Although U.S. authorities have made headway in terms of regulating drone use, there’s still no real standard way of stopping a drone once you find out one is illegally hovering over your home or business. That may be about to change.
A team from the Michigan Technological University has created what they call a Robotic Falcon that acts as a kind of drone catcher.
The Robotic Falcon doesn’t look like a bird, it’s really just another drone, capable of the same kind of flight patterns and speeds available to most high-end drones. The difference here is that the Robotic Falcon is also equipped with a highly accurate net that it shoots at other rogue drones.
The mechanism is not only safer than shooting a drone out of the sky or chasing a drone with a net, as some have tried, but it also keeps the device intact for any investigatory needs.
“I thought, ‘If the threat is a drone, you really don’t want to shoot it down—it might contain explosives and blow up,'” said Mo Rastgaar, the device’s lead developer at the university’s Human-Interactive Robotics lab (HIRoLab), on the school’s website. “What you want to do is catch it and get it out of there.”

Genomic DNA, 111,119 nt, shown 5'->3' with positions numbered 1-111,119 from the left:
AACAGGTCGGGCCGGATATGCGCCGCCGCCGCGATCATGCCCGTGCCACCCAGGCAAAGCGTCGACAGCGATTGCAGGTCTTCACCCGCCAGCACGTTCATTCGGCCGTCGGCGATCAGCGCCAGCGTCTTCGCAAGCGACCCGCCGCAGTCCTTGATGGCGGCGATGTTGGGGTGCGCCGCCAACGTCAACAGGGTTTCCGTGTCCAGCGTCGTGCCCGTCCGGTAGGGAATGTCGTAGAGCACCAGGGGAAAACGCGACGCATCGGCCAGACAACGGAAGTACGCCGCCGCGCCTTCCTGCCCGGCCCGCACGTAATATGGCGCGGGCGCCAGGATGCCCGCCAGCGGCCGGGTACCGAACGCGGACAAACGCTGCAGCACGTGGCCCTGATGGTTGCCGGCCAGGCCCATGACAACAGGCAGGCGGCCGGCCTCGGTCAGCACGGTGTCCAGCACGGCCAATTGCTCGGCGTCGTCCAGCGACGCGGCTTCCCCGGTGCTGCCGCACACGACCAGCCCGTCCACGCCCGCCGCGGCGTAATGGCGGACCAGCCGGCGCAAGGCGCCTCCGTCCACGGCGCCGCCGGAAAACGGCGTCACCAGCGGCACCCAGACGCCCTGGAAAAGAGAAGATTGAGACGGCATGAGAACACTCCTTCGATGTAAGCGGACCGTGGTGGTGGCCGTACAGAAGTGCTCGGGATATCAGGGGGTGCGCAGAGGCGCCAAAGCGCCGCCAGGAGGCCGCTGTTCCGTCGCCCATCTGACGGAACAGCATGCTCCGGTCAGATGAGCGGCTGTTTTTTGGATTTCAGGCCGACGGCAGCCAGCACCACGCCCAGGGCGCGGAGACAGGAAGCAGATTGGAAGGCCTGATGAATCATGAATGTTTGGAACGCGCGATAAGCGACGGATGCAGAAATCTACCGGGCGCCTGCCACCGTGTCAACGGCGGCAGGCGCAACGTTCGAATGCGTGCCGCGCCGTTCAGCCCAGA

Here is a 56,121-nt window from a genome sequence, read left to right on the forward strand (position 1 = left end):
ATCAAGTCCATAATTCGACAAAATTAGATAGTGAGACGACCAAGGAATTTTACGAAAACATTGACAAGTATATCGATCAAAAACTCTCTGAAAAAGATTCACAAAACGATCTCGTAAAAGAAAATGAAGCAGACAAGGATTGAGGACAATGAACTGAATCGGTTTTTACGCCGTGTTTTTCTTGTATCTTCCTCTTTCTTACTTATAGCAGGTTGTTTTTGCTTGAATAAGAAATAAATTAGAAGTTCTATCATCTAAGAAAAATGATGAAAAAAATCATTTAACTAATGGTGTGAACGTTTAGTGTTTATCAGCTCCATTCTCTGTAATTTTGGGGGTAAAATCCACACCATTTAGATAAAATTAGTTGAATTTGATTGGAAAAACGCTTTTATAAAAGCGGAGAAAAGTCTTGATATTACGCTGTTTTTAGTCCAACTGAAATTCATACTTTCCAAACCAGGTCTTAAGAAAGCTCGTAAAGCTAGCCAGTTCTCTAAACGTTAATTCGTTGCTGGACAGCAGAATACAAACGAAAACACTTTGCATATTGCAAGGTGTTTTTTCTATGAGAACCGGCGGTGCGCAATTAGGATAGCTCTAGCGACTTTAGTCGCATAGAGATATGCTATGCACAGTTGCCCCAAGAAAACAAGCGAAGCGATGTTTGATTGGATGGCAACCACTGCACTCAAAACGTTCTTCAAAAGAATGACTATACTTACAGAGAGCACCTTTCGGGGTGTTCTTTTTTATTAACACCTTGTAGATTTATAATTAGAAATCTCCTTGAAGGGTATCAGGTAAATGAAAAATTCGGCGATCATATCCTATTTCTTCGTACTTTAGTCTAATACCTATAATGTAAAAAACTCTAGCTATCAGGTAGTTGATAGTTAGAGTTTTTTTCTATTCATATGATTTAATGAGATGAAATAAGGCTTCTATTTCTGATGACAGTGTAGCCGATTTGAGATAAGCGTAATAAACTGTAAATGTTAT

Once that netting is deployed, the target drone is rendered inactive and can be carried away by the Robotic Falcon, which maintains a tether to the netting after the target has been neutralized.
“What makes this unique is that the net is attached to our catcher, so you can retrieve the rogue drone or drop it in a designated, secure area… It’s like robotic falconry,” says Rastgaar.
The Robotic Falcon’s net has a range of 40 feet, more than enough in most cases where a rogue drone needs reigning in. And while there’s no word on when this might actually be available as a product, Rastgaar has already filed a patent on the invention.